The Tories’ drive to push people back to work—and reopen the economy—has plunged Britain into a second wave of coronavirus infections. Now they’re trying to shift the blame onto ordinary people.
After reopening pubs, restaurants and leisure centres, the Tories now say people are irresponsible for using them.
Crowds in Blackpool were the target for blame last weekend.
The real culprits are the Tories—including their complete failure of a test and trace system.
Health secretary Matt Hancock has said the government will bring in “more stringent enforcement” if people don’t follow the rules.
Yet the rules he points to change from day to day, and from place to place.
It’s clear the government has lost control—and is masking it with hypocrisy.
In June the Tories said households would be allowed to mix in “bubbles”. Now mixing between households has been blamed for a rise in coronavirus cases in Wolverhampton.
Rishi Sunak’s “eat out to help out” scheme actively encouraged people to go to restaurants to “save the economy”. Now the Tories are pointing to pub-goers as the cause of the rise in cases.
But the most significant spikes are in workplaces and schools. One in every 20 children in England are out of school because of issues linked to the pandemic.
For all the confusion and chaos at the top, none of the Tories want to shut workplaces down again.
Ministers pushed for the unsafe return to work and schools to get businesses up and running. Profit was more important than safety.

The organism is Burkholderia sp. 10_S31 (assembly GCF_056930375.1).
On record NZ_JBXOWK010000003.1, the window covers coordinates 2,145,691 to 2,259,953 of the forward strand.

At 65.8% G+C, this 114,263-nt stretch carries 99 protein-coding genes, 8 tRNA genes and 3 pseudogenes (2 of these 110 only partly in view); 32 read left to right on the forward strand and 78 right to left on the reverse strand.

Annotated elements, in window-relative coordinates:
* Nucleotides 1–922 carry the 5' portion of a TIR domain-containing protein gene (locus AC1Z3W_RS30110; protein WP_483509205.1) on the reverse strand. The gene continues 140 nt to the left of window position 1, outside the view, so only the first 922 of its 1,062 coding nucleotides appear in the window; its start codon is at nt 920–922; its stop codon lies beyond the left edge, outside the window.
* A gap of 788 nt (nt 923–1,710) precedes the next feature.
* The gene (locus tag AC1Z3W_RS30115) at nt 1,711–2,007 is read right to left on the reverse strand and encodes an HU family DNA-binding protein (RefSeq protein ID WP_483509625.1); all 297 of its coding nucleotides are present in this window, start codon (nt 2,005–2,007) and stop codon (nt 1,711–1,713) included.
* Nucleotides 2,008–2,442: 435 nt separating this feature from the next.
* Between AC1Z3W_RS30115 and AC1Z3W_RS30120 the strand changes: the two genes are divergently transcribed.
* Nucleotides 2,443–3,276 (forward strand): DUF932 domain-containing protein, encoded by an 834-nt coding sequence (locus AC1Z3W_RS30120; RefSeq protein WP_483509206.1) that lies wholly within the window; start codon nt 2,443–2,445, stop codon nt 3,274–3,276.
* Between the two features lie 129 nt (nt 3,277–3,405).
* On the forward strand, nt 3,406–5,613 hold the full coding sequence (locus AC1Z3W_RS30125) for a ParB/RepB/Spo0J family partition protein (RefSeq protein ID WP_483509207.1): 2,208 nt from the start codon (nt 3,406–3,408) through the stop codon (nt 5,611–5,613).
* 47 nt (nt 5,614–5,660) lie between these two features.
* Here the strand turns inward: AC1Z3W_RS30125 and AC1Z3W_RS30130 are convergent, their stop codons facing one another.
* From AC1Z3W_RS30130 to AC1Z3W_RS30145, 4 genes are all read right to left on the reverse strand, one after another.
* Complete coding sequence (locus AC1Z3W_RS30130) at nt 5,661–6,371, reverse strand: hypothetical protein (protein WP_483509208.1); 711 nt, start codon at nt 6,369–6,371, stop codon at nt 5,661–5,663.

And with universities about to reopen, the situation is set to become worse.
More than two million students are set to return to universities within the next month.
Many will have to travel across the country to start the academic year. The UCU university workers’ union has called this a “recipe for disaster”.
Cases have gone up since schools reopened and universities are sure to follow this trend.
Higher education bosses say they have worked hard to plan for a safe return to all aspects of student life. But different universities have different measures in place.
Some are opting for a mixture of face to face teaching and online contact hours, while some are online only.
Students are being told to limit socialising to their households.
The Tories previously argued that young people in groups of more than 30 were causing the rise in cases.
Now they want to use the “rule of six” to scapegoat students.
The message to students is to stay at home, but some will also be taught in “managed groups”, be able to drink in the student union and take part in sporting activities.
The Tories will try to cover up these mixed messages by insisting reckless students are responsible for the Covid-19 disaster. But the blame lies with them.